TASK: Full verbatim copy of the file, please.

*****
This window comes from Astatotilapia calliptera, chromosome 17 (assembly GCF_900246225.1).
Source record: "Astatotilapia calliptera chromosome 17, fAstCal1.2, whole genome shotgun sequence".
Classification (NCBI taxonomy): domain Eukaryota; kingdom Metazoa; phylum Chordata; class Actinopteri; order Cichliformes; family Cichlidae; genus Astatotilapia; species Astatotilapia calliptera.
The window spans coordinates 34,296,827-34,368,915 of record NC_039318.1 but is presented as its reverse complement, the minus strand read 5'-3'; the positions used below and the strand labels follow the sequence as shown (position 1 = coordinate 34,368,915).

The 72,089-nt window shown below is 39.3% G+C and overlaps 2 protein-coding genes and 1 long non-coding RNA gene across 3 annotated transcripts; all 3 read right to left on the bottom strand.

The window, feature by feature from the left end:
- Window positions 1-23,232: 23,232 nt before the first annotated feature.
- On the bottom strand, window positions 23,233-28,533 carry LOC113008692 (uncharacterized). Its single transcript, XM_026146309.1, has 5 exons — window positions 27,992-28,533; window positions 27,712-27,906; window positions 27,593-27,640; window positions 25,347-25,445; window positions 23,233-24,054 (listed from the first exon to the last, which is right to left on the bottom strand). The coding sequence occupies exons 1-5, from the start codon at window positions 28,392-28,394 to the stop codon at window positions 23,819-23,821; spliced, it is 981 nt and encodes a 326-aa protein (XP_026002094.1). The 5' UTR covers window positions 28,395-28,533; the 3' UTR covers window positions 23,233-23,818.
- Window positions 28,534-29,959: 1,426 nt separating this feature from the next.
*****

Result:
This window comes from Astatotilapia calliptera, chromosome 17 (assembly GCF_900246225.1).
Source record: "Astatotilapia calliptera chromosome 17, fAstCal1.2, whole genome shotgun sequence".
Classification (NCBI taxonomy): domain Eukaryota; kingdom Metazoa; phylum Chordata; class Actinopteri; order Cichliformes; family Cichlidae; genus Astatotilapia; species Astatotilapia calliptera.
The window spans coordinates 34,296,827-34,368,915 of record NC_039318.1 but is presented as its reverse complement, the minus strand read 5'-3'; the positions used below and the strand labels follow the sequence as shown (position 1 = coordinate 34,368,915).

The 72,089-nt window shown below is 39.3% G+C and overlaps 2 protein-coding genes and 1 long non-coding RNA gene across 3 annotated transcripts; all 3 read right to left on the bottom strand.

The window, feature by feature from the left end:
- Window positions 1-23,232: 23,232 nt before the first annotated feature.
- On the bottom strand, window positions 23,233-28,533 carry LOC113008692 (uncharacterized). Its single transcript, XM_026146309.1, has 5 exons — window positions 27,992-28,533; window positions 27,712-27,906; window positions 27,593-27,640; window positions 25,347-25,445; window positions 23,233-24,054 (listed from the first exon to the last, which is right to left on the bottom strand). The coding sequence occupies exons 1-5, from the start codon at window positions 28,392-28,394 to the stop codon at window positions 23,819-23,821; spliced, it is 981 nt and encodes a 326-aa protein (XP_026002094.1). The 5' UTR covers window positions 28,395-28,533; the 3' UTR covers window positions 23,233-23,818.
- Window positions 28,534-29,959: 1,426 nt separating this feature from the next.